The second part is distribution, or rather, the question of who gets to decide the distribution. The more unequal a society, the less stuff the poor and middle class have, comparatively. Some technologies tend to lead to more inequality, some tend to lead to more equality. In most hunter-gatherer societies there isn’t enough surplus to support a class of rich powerful people and their servitors, in particular their servitors who enforce the status quo through ideology or violence. With little surplus, there is equality. This doesn’t mean hunter-gatherers live badly, most of them seem to have spent a lot less time producing what they needed than we do, they certainly didn’t work 40 hour weeks, or 60 hour weeks, closer to 20. (3) The rest of the time they could dance, create art, make love, socialize, make music or whatever else they enjoyed.

Agriculture didn’t lead immediately to inequality, the original agricultural societies appear to have been quite equal, probably even more so than the late hunter-gatherer societies that preceded them. But increasing surpluses and the need for coordination which arose, especially in hydraulic civilizations (civilizations based around irrigation which is labor intensive and require specialists) led to the rise of inequality. The pharoahs created great monuments, but their subjects did not live nearly as well as hunter-gatherers.

The organization of violence, and the technology behind it is also a factor. It is not an accident that classical Greece had democracy in many cities, nor that it extended only to males who could fight and not women or non-fighting males. It is not an accident that Rome had citizenship classes based on what equipment soldiers could afford: the Equestrian class was named that because they could take a horse to war. It is not an accident that the Swiss Cantons, where men fought in pike formation, were democratic for their time. Nor is it an accident that universal suffrage arose in the age of mass conscription.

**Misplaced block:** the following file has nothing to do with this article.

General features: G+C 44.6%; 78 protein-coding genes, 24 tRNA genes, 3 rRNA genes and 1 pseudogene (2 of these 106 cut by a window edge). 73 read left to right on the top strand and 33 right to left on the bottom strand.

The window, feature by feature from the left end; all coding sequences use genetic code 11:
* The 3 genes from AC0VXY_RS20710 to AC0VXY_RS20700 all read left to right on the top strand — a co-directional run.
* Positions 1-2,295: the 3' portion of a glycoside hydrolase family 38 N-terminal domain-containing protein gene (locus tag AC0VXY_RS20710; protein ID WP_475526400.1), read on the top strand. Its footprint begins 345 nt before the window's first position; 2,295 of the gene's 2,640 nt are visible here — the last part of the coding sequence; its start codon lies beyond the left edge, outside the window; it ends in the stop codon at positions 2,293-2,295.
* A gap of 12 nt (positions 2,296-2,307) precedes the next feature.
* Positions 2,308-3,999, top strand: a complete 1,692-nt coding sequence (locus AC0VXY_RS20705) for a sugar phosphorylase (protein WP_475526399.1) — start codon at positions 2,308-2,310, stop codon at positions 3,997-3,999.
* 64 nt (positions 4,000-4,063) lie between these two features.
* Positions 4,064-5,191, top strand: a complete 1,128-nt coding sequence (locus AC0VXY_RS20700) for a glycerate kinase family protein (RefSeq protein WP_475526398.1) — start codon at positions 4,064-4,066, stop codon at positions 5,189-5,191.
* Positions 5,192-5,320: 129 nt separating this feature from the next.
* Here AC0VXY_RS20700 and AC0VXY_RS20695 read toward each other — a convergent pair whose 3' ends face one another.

When Rome moved away from citizen conscription to a professional army it soon lost its liberty. As we move away from mass armies it is notable that while we haven’t lost the vote, formally, the vote seems to matter less and less as politicians more and more do what they want no matter what the electorate might want.

Power matters for prosperity, the more evenly power is spread, the more likely a society is to be prosperous, for no small factions can engage in policies which are helpful to them, but broadly harmful to everyone else. Likewise widespread demand, absent supply bottlenecks, leads to widespread prosperity as well.

In the current era we have seen a massive increase in CEO and executive pay, this is due to the fact that they have taken power over the primary productive organizations in our society: corporations. The owners of most corporations, if they are not also the managers, are largely powerless against the management. It is not that management is more competent than it was 40 years ago, at least at their ostensible job of enriching shareholders, it is that they are more powerful than they were 40 years ago, compared to shareholders and compared to government.

Because increases in the amount we can create do not automatically translate into either creating what is good for us, or into relatively even distribution of what we create, increases in the amount we can create do not always lead to prosperity, and certainly they do not have to lead to widespread affluence. Productivity in America rose 80.4% from 1973 to 2011, but median real wages rose only 10.2% and median male wages rose 0.1%.(4) This was not the case from 1948 to 1973, when wages rose as fast as productivity.